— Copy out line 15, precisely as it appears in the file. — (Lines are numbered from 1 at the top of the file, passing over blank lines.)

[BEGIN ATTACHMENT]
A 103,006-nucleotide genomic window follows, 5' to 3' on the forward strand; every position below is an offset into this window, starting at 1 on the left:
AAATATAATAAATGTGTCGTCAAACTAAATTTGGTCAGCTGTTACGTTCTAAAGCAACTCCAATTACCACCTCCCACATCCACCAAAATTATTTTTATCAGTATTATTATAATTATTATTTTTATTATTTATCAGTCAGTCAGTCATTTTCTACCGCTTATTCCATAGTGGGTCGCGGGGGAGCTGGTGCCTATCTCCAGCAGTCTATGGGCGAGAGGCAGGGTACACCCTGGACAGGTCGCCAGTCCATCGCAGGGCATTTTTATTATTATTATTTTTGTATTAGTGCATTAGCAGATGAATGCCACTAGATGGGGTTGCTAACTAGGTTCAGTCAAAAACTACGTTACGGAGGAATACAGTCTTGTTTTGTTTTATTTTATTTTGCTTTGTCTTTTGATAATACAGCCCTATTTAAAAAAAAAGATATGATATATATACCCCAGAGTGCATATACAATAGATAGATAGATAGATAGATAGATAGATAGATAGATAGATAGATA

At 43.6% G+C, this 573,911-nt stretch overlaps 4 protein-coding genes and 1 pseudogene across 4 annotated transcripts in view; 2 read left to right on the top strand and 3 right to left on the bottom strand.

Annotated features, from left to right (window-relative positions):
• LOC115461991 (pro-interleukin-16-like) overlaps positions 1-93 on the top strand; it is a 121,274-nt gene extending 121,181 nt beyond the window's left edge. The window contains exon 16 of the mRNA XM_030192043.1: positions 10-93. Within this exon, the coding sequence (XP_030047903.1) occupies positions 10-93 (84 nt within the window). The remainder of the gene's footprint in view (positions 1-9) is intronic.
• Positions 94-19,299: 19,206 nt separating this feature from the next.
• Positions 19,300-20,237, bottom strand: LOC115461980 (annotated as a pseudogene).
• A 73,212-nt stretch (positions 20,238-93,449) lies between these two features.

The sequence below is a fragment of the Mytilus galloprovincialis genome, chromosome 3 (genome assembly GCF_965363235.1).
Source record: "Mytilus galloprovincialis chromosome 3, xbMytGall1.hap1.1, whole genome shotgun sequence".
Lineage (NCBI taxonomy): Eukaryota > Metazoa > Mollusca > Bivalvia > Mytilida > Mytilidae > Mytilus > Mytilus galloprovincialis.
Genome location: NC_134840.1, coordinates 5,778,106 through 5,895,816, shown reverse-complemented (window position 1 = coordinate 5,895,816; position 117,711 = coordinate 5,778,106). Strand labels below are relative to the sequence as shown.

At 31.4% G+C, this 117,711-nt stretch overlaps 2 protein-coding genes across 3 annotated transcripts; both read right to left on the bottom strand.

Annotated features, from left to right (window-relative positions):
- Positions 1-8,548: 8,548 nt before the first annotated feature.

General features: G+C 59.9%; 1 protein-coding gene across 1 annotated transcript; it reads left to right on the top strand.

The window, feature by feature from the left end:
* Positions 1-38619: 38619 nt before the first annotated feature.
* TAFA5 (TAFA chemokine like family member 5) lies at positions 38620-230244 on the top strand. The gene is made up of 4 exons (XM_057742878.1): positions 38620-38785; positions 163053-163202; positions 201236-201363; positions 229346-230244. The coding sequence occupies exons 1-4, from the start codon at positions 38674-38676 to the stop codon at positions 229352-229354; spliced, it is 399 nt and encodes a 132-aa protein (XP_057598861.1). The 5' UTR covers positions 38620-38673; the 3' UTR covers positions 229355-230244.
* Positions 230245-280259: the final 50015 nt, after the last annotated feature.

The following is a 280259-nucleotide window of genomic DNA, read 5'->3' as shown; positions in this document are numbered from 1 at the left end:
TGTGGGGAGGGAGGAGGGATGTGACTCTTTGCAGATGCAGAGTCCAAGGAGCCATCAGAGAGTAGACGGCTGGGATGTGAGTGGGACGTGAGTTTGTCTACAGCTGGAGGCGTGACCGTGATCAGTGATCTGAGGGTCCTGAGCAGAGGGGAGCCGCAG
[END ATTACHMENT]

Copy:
- Positions 1-8,548: 8,548 nt before the first annotated feature.